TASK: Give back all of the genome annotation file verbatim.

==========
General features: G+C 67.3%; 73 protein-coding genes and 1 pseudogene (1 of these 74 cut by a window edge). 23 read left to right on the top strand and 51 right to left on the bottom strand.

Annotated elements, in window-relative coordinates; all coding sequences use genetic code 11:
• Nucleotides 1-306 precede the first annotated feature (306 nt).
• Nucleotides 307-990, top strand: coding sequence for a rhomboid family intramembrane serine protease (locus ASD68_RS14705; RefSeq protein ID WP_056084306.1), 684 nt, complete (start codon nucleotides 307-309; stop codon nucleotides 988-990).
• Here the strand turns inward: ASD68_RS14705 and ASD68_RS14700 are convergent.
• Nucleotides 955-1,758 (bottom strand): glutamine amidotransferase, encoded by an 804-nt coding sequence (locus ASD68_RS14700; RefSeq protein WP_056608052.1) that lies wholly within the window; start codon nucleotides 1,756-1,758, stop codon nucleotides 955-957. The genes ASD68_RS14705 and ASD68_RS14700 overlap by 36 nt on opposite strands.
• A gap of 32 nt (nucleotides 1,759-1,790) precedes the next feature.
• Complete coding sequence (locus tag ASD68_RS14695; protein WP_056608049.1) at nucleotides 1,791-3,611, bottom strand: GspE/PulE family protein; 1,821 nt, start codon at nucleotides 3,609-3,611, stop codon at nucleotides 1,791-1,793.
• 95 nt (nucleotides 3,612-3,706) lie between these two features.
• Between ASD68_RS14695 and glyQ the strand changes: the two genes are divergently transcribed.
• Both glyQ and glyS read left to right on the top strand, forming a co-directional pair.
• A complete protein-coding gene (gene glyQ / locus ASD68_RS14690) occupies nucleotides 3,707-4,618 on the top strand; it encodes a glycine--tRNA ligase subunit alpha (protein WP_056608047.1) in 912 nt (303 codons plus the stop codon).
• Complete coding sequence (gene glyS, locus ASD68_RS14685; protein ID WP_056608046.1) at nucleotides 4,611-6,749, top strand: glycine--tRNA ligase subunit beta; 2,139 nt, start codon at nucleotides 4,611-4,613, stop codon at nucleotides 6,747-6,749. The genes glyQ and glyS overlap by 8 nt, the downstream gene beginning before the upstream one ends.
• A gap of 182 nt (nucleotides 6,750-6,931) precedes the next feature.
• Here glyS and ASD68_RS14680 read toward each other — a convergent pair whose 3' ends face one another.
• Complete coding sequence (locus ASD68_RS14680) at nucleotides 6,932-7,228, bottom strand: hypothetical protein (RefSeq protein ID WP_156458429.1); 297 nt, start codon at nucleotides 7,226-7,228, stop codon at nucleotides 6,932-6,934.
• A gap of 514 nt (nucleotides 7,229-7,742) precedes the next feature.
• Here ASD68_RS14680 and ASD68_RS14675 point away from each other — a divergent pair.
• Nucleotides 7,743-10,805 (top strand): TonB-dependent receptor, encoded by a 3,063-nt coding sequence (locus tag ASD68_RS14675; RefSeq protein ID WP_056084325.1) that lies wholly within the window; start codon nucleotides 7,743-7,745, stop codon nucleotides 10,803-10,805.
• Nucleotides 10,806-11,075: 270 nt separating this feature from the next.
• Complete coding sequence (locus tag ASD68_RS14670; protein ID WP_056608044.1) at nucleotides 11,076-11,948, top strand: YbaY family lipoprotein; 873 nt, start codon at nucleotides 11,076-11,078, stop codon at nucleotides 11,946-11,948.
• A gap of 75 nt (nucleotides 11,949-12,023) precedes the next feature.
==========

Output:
General features: G+C 67.3%; 73 protein-coding genes and 1 pseudogene (1 of these 74 cut by a window edge). 23 read left to right on the top strand and 51 right to left on the bottom strand.

Annotated elements, in window-relative coordinates; all coding sequences use genetic code 11:
• Nucleotides 1-306 precede the first annotated feature (306 nt).
• Nucleotides 307-990, top strand: coding sequence for a rhomboid family intramembrane serine protease (locus ASD68_RS14705; RefSeq protein ID WP_056084306.1), 684 nt, complete (start codon nucleotides 307-309; stop codon nucleotides 988-990).
• Here the strand turns inward: ASD68_RS14705 and ASD68_RS14700 are convergent.
• Nucleotides 955-1,758 (bottom strand): glutamine amidotransferase, encoded by an 804-nt coding sequence (locus ASD68_RS14700; RefSeq protein WP_056608052.1) that lies wholly within the window; start codon nucleotides 1,756-1,758, stop codon nucleotides 955-957. The genes ASD68_RS14705 and ASD68_RS14700 overlap by 36 nt on opposite strands.
• A gap of 32 nt (nucleotides 1,759-1,790) precedes the next feature.
• Complete coding sequence (locus tag ASD68_RS14695; protein WP_056608049.1) at nucleotides 1,791-3,611, bottom strand: GspE/PulE family protein; 1,821 nt, start codon at nucleotides 3,609-3,611, stop codon at nucleotides 1,791-1,793.
• 95 nt (nucleotides 3,612-3,706) lie between these two features.
• Between ASD68_RS14695 and glyQ the strand changes: the two genes are divergently transcribed.
• Both glyQ and glyS read left to right on the top strand, forming a co-directional pair.
• A complete protein-coding gene (gene glyQ / locus ASD68_RS14690) occupies nucleotides 3,707-4,618 on the top strand; it encodes a glycine--tRNA ligase subunit alpha (protein WP_056608047.1) in 912 nt (303 codons plus the stop codon).
• Complete coding sequence (gene glyS, locus ASD68_RS14685; protein ID WP_056608046.1) at nucleotides 4,611-6,749, top strand: glycine--tRNA ligase subunit beta; 2,139 nt, start codon at nucleotides 4,611-4,613, stop codon at nucleotides 6,747-6,749. The genes glyQ and glyS overlap by 8 nt, the downstream gene beginning before the upstream one ends.
• A gap of 182 nt (nucleotides 6,750-6,931) precedes the next feature.
• Here glyS and ASD68_RS14680 read toward each other — a convergent pair whose 3' ends face one another.
• Complete coding sequence (locus ASD68_RS14680) at nucleotides 6,932-7,228, bottom strand: hypothetical protein (RefSeq protein ID WP_156458429.1); 297 nt, start codon at nucleotides 7,226-7,228, stop codon at nucleotides 6,932-6,934.
• A gap of 514 nt (nucleotides 7,229-7,742) precedes the next feature.
• Here ASD68_RS14680 and ASD68_RS14675 point away from each other — a divergent pair.
• Nucleotides 7,743-10,805 (top strand): TonB-dependent receptor, encoded by a 3,063-nt coding sequence (locus tag ASD68_RS14675; RefSeq protein ID WP_056084325.1) that lies wholly within the window; start codon nucleotides 7,743-7,745, stop codon nucleotides 10,803-10,805.
• Nucleotides 10,806-11,075: 270 nt separating this feature from the next.
• Complete coding sequence (locus tag ASD68_RS14670; protein ID WP_056608044.1) at nucleotides 11,076-11,948, top strand: YbaY family lipoprotein; 873 nt, start codon at nucleotides 11,076-11,078, stop codon at nucleotides 11,946-11,948.
• A gap of 75 nt (nucleotides 11,949-12,023) precedes the next feature.